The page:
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A couple of weeks ago I had to pick my daughter up from her nursery because of suspected chicken pox. It turned out to be a false alarm, but while I was waiting at the doctor's surgery to establish that, it occurred to me to wonder how it was known that the gestation period before spots appear is five days, and that somebody with the disease is infectious for up to nine days after getting it. Presumably the answer is boring: that there are enough situations where you can pinpoint when infection must have taken place to make it possible to determine the gestation and infection periods fairly accurately.

But suppose that were not the case, and instead you wanted to deduce the infection period from the global behaviour of the spread of the disease. A rough version of my question is whether this is possible.

Here's a more precise version (but this is just one model and I don't mind answers that apply to different but similar models). Let's define a contact process as follows. At any one time, each point in $\mathbb{Z}^2$ is either diseased or healthy. If you get the disease at time $t$, then there is some probability distribution $\mu$ on $[t,\infty]$ for your four immediate neighbours: their probability of catching the disease from you during the time interval $[a,b]$ is $\mu([a,b])$. I'm thinking of $\mu(\{\infty\})$ as the probability that your neighbour doesn't catch the disease from you. And let's say that if two of your neighbours are infected, then your chances of catching the disease from one of them is independent of your chances of catching it from the other. Finally, let's assume that $\mu$ is the same for everybody (apart from the translation by $t$ to take account of when a point becomes infected).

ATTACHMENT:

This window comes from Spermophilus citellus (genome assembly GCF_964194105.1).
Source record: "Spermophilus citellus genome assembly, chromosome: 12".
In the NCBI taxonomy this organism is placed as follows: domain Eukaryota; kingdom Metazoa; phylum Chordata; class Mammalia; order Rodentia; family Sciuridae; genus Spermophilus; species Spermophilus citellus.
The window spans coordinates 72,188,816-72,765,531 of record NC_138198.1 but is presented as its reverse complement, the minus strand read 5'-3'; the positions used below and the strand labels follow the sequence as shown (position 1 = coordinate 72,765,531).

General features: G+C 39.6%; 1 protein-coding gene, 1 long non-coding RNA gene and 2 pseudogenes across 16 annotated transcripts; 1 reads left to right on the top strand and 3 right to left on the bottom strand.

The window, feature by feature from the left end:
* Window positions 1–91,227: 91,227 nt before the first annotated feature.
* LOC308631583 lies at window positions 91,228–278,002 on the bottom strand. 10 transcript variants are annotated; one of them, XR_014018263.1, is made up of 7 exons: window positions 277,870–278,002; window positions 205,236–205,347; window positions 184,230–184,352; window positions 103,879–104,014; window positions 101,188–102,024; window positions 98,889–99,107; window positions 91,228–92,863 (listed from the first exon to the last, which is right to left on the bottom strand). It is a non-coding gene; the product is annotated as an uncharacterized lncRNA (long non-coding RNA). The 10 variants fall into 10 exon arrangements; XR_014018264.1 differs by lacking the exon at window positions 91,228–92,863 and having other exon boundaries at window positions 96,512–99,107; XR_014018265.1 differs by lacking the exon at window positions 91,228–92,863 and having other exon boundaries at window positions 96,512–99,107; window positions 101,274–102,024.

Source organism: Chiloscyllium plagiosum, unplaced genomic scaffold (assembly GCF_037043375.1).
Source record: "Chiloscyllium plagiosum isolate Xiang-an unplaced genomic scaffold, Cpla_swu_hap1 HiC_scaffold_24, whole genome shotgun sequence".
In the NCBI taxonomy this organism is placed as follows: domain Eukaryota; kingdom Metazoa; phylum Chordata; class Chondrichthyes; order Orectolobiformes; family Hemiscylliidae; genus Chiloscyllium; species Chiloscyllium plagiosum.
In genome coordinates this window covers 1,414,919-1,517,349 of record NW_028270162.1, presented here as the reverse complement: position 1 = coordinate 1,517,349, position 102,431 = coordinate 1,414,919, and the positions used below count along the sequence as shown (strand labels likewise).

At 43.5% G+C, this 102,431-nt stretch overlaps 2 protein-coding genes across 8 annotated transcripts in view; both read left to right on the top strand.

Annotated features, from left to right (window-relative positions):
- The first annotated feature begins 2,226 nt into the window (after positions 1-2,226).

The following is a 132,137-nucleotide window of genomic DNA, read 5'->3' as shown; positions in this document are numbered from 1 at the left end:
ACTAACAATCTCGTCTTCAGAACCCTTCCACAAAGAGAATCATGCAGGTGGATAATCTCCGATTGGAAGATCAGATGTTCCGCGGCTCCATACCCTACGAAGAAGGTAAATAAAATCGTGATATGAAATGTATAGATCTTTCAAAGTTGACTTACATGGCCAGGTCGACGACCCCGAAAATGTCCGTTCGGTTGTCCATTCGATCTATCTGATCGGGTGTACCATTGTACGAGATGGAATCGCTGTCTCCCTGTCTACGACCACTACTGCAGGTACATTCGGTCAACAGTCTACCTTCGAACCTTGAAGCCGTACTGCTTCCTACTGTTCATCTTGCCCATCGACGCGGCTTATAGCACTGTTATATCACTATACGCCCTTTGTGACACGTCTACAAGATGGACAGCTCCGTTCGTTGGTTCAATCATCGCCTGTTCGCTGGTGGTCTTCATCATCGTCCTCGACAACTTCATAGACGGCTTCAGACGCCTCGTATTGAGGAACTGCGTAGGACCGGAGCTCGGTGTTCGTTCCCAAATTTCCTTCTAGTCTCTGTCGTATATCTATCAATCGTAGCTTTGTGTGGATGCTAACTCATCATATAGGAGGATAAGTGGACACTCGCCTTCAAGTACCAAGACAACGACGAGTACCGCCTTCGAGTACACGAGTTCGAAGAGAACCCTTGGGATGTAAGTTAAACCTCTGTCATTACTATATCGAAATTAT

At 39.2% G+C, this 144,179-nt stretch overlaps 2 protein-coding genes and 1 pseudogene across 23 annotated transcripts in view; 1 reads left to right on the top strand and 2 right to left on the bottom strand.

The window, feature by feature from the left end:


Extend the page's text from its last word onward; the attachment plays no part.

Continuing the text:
A simple example of a distribution $\mu$ would be half the uniform distribution on $[t,t+1]$ plus half a point mass at $\infty$. That would represent the situation where if you get the disease at time $t$ then your neighbour's chance of getting the disease from you is 1/2 and if your neighbour does get the disease from you then the time of infection is uniformly distributed over $[t,t+1]$.

With this set-up, my question is this: how much can you tell about the probability distribution $\mu$ from the global spread of the disease? That's still not a completely precise question, and I think I may lack the expertise to make it completely precise, but it's the usual picture that applies to models of this kind, where you look at everything from a great distance so that you can't see the small-scale structure (so, for example, I can't just empirically test lots of pairs of neighbours to build up a picture of the probability distribution).

A different way of asking the question, which explains the title, is this. It is a well-known and fascinating phenomenon that many probabilistic models like this have global behaviour that is very insensitive to the details of their local behaviour. So I would expect, for example, that all compactly supported probability distributions for which $\mu(\infty)$ is the same would have similar global behaviour: perhaps the only parameter that mattered would be the expected time to become infected, or something like that, which would govern how quickly the disease spread. (It's not obvious to me that that is the right parameter, by the way.) But perhaps I'm wrong about this. It might, for instance, be that if the time of infection is sharply concentrated in two places, then the disease spreads in two "waves", one faster and one slower. And if that's the case, then perhaps you can work out virtually the entire distribution from the global behaviour.

I'm asking this question out of idle curiosity and nothing more. I'd just be interested to know what is known (or at least believed to be true).

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Well, for any $\mu$ there is a convex limit shape the normalized diseased cluster tend to. It seems like you're asking whether the function taking $\mu$ to the limit shape is injective, or what can be said about it. I don't think much is known about this - there are more basic questions still unanswered (like whether this shape is a disc, if $\mu$ is exponential). –  Ori Gurel-Gurevich Oct 14 '11 at 17:01
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1 Answer 1

Hi Gowers,

In this paper: Sidoravicius, V. and Kesten, H . A shape theorem for the spread of an infection. Annals of Mathematics, v. 167, p. 1-63, 2008,

the authors consider a different model, but they were interested in the shape problem like you. One time before publish thi paper Vladas told me that about a model, similar to what you describe and also that there is a believe about universality for those models, perhaps they discuss this on this reference.

Here is a link for the arxiv version of this paper.

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